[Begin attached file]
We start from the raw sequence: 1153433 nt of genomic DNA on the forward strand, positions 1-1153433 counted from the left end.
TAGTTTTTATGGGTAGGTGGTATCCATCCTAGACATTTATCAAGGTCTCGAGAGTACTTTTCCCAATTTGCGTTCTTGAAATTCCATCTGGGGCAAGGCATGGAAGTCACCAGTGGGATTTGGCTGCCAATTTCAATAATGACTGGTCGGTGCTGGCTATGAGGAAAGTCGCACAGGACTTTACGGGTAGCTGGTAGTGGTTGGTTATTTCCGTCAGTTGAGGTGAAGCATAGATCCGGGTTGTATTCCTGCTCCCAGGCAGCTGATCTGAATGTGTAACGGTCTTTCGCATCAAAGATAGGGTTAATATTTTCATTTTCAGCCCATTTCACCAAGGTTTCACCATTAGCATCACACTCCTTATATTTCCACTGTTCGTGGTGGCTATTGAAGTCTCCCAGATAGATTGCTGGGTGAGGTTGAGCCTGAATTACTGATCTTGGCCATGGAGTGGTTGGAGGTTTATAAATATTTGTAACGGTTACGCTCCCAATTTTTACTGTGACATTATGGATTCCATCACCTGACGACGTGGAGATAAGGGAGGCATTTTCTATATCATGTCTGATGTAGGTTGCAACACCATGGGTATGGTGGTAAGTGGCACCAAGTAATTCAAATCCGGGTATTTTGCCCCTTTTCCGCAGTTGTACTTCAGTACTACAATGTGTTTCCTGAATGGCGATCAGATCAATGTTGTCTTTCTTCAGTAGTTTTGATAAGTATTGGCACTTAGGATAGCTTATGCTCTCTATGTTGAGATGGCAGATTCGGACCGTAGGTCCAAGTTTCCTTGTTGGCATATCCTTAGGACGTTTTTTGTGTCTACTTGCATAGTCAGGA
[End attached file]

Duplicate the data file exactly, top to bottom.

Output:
We start from the raw sequence: 1153433 nt of genomic DNA on the forward strand, positions 1-1153433 counted from the left end.
TAGTTTTTATGGGTAGGTGGTATCCATCCTAGACATTTATCAAGGTCTCGAGAGTACTTTTCCCAATTTGCGTTCTTGAAATTCCATCTGGGGCAAGGCATGGAAGTCACCAGTGGGATTTGGCTGCCAATTTCAATAATGACTGGTCGGTGCTGGCTATGAGGAAAGTCGCACAGGACTTTACGGGTAGCTGGTAGTGGTTGGTTATTTCCGTCAGTTGAGGTGAAGCATAGATCCGGGTTGTATTCCTGCTCCCAGGCAGCTGATCTGAATGTGTAACGGTCTTTCGCATCAAAGATAGGGTTAATATTTTCATTTTCAGCCCATTTCACCAAGGTTTCACCATTAGCATCACACTCCTTATATTTCCACTGTTCGTGGTGGCTATTGAAGTCTCCCAGATAGATTGCTGGGTGAGGTTGAGCCTGAATTACTGATCTTGGCCATGGAGTGGTTGGAGGTTTATAAATATTTGTAACGGTTACGCTCCCAATTTTTACTGTGACATTATGGATTCCATCACCTGACGACGTGGAGATAAGGGAGGCATTTTCTATATCATGTCTGATGTAGGTTGCAACACCATGGGTATGGTGGTAAGTGGCACCAAGTAATTCAAATCCGGGTATTTTGCCCCTTTTCCGCAGTTGTACTTCAGTACTACAATGTGTTTCCTGAATGGCGATCAGATCAATGTTGTCTTTCTTCAGTAGTTTTGATAAGTATTGGCACTTAGGATAGCTTATGCTCTCTATGTTGAGATGGCAGATTCGGACCGTAGGTCCAAGTTTCCTTGTTGGCATATCCTTAGGACGTTTTTTGTGTCTACTTGCATAGTCAGGA